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Diabetes exacerbates inflammatory bowel disease in mice with diet-induced obesity.

BACKGROUND: The increased prevalence of inflammatory bowel disease (IBD) among patients with obesity and type 2 diabetes suggests a causal link between these diseases, potentially involving the effect of hyperglycemia to disrupt intestinal barrier integrity.

AIM: To investigate whether the deleterious impact of diabetes on the intestinal barrier is associated with increased IBD severity in a murine model of colitis in mice with and without diet-induced obesity.

METHODS: Mice were fed chow or a high-fat diet and subsequently received streptozotocin to induce diabetic-range hyperglycemia. Six weeks later, dextran sodium sulfate was given to induce colitis. In select experiments, a subset of diabetic mice was treated with the antidiabetic drug dapagliflozin prior to colitis onset. Endpoints included both clinical and histological measures of colitis activity as well as histochemical markers of colonic epithelial barrier integrity.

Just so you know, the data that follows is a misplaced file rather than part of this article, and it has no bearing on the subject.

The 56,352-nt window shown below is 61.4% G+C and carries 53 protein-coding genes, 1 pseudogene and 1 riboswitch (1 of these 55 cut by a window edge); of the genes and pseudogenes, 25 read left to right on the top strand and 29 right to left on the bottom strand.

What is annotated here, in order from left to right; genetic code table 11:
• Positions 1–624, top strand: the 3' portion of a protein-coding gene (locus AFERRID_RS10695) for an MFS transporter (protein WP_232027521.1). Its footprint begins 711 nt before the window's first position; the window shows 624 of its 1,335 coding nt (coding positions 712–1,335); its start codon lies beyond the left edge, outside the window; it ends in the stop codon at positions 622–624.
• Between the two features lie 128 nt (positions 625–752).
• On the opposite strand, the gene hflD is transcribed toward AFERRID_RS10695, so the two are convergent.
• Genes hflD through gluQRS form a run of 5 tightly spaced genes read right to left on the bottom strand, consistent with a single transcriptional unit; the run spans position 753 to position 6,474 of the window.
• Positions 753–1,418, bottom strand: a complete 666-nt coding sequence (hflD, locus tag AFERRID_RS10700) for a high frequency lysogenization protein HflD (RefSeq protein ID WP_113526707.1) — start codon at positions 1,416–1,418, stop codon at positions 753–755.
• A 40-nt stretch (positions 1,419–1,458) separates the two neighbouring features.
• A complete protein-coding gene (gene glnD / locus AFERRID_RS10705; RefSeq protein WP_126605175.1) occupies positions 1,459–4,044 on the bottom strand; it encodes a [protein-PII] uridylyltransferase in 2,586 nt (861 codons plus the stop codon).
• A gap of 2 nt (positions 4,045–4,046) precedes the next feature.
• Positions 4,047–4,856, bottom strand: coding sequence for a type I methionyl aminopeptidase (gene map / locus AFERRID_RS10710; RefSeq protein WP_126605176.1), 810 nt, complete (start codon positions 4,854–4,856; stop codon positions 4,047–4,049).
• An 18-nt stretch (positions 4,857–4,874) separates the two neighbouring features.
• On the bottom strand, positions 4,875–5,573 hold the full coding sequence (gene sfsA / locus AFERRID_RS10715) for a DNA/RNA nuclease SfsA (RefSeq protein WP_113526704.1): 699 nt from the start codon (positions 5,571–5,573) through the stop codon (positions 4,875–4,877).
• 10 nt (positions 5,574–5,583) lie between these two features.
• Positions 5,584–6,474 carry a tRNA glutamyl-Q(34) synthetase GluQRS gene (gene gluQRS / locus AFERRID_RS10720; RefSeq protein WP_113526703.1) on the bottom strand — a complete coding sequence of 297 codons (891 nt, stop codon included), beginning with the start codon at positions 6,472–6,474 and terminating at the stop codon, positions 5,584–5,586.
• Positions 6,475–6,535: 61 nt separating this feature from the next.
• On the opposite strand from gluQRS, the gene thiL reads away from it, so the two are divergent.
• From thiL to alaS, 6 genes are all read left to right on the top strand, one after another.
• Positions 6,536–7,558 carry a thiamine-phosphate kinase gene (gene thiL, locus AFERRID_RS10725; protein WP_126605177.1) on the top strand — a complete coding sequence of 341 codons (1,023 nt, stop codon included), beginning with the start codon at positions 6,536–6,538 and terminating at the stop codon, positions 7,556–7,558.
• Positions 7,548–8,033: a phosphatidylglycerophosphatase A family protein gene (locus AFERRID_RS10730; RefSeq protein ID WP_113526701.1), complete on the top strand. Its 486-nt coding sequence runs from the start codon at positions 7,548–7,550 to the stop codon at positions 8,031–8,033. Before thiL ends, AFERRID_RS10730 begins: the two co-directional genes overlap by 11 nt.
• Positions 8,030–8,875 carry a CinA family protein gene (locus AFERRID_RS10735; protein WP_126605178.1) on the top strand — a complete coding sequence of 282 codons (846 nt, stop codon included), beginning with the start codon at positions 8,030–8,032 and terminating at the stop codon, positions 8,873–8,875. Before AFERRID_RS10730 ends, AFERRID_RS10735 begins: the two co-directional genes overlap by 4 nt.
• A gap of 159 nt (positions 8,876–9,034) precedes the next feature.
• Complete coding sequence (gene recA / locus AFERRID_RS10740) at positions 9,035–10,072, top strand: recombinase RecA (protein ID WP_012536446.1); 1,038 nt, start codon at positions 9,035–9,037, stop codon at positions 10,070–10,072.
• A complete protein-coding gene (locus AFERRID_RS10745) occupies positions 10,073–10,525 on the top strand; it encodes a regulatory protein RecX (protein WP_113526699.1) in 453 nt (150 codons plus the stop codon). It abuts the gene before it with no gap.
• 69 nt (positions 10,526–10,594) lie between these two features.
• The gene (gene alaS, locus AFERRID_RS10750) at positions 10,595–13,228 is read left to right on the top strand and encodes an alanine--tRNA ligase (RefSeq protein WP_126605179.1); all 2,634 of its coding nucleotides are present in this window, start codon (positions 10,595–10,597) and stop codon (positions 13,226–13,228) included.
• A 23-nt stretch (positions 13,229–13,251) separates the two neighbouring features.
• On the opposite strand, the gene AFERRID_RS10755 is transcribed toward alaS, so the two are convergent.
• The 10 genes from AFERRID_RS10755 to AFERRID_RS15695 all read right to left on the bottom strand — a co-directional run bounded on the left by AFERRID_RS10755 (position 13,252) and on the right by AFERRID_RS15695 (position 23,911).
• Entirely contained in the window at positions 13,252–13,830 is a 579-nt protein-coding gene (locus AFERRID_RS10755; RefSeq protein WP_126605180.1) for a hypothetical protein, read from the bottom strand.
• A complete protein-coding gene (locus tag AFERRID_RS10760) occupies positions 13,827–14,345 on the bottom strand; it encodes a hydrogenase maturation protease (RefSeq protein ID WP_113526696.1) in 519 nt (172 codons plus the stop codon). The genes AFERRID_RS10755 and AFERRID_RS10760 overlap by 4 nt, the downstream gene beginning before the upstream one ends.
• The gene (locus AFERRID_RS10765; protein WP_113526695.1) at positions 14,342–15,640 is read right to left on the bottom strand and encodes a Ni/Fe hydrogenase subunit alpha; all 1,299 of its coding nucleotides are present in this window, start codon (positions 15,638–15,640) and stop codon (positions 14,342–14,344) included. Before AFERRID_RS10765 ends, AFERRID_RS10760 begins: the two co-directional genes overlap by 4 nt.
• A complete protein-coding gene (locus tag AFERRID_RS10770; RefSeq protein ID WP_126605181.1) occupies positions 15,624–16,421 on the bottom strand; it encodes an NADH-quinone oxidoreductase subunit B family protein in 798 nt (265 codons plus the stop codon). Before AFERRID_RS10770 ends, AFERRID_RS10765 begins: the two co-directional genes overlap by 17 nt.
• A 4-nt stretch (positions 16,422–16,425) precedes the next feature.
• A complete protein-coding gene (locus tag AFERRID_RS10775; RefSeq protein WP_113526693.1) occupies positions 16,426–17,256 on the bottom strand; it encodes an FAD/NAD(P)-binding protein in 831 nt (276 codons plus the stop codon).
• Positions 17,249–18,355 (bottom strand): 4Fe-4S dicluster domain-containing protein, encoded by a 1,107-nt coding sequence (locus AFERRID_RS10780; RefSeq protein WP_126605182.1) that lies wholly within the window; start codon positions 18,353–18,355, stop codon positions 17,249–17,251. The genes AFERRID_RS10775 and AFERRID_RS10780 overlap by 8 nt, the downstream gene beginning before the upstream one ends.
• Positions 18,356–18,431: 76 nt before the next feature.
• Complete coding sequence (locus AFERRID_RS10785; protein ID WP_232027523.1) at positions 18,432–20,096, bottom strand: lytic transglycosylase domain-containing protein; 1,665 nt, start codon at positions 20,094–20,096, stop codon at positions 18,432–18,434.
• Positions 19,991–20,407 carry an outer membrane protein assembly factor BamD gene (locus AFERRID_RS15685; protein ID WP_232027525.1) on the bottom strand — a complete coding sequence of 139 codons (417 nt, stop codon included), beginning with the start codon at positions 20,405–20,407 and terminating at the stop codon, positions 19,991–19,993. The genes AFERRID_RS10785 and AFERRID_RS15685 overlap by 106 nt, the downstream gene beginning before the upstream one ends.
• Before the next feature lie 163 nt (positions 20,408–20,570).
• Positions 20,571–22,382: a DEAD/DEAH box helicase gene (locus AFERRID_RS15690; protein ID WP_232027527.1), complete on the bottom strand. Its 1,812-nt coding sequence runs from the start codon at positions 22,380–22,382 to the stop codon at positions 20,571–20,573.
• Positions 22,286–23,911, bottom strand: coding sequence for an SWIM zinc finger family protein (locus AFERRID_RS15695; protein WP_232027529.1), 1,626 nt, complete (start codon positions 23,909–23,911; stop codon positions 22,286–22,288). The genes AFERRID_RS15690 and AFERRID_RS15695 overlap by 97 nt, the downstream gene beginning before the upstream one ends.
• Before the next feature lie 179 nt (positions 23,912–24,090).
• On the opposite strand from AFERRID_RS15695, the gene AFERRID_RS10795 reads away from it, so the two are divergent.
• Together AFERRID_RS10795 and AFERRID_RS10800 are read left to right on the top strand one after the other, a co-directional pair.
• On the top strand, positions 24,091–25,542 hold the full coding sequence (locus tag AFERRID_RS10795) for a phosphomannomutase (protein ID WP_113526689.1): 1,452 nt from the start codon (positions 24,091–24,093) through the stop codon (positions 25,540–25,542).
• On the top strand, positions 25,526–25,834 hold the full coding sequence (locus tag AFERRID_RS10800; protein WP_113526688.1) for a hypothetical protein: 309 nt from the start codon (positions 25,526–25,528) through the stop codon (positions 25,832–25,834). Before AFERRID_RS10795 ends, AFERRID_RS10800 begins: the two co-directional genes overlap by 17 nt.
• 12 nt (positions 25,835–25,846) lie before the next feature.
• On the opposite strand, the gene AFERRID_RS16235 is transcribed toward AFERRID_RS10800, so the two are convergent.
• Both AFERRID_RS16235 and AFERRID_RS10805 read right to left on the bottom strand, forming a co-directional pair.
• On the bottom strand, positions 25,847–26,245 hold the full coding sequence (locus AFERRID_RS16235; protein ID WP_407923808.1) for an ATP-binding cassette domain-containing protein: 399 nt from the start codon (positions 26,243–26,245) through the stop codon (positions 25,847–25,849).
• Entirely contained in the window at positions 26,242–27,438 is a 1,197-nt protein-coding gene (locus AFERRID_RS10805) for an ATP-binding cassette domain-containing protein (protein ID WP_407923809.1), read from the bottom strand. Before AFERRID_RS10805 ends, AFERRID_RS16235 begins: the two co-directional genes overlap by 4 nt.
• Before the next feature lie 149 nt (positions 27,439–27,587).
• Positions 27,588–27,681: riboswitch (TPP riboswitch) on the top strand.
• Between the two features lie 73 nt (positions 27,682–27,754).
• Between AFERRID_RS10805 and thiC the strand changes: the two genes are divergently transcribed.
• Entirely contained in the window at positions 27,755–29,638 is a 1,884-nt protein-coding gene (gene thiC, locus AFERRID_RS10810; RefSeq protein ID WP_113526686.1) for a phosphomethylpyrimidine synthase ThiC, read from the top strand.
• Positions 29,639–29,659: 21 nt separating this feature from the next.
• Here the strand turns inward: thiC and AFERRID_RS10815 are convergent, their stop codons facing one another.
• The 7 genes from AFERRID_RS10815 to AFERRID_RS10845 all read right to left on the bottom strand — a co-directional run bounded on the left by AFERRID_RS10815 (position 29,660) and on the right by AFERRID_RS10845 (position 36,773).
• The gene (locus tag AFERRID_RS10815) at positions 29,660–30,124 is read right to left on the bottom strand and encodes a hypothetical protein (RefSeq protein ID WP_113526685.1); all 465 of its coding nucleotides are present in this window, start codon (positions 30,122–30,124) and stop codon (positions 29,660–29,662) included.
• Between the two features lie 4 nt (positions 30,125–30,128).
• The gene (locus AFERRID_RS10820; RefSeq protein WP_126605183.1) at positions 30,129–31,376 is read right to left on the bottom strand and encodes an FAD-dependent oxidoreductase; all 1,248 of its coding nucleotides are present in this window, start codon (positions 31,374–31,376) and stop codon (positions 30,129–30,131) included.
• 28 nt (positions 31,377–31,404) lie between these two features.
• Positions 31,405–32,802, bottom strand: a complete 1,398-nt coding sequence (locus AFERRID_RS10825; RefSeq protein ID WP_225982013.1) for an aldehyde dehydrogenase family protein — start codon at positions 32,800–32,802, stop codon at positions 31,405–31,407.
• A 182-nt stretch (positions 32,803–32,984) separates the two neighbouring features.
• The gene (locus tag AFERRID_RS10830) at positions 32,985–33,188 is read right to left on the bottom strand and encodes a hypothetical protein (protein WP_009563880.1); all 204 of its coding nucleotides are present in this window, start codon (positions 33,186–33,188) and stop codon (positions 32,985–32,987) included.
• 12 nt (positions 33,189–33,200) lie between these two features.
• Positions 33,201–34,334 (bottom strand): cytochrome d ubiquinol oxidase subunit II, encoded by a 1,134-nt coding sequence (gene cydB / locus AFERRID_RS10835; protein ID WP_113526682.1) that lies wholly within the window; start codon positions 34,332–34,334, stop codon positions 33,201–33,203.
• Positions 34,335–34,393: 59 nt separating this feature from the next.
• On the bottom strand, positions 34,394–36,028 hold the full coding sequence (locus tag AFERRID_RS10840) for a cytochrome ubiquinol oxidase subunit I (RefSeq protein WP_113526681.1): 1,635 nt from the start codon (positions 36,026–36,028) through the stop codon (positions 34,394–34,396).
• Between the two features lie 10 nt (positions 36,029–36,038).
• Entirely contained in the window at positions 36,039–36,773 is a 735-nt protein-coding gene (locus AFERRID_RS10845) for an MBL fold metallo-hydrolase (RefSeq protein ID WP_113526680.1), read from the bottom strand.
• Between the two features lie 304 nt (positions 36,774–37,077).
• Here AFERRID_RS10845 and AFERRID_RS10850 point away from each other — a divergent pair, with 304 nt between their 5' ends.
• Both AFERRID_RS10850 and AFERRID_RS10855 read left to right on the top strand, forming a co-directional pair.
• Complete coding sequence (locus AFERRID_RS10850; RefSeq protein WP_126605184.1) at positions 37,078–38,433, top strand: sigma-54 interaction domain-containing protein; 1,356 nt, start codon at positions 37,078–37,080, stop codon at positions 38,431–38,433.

RESULTS: In mice given a high-fat diet, but not chow-fed animals, diabetes was associated with significantly increased clinical colitis activity and histopathologic markers of disease severity. Diabetes was also associated with a decrease in key components that regulate colonic epithelial barrier integrity (colonic mucin layer content and epithelial tight junction proteins) in diet-induced obese mice. Each of these effects of diabetes in diet-induced obese mice was ameliorated by restoring normoglycemia.

CONCLUSION: In obese mice, diabetes worsened clinical and pathologic outcomes of colitis via mechanisms that are reversible with treatment of hyperglycemia. Hyperglycemia-induced intestinal barrier dysfunction offers a plausible mechanism linking diabetes to increased colitis severity. These findings suggest that effective diabetes management may decrease the clinical severity of IBD.

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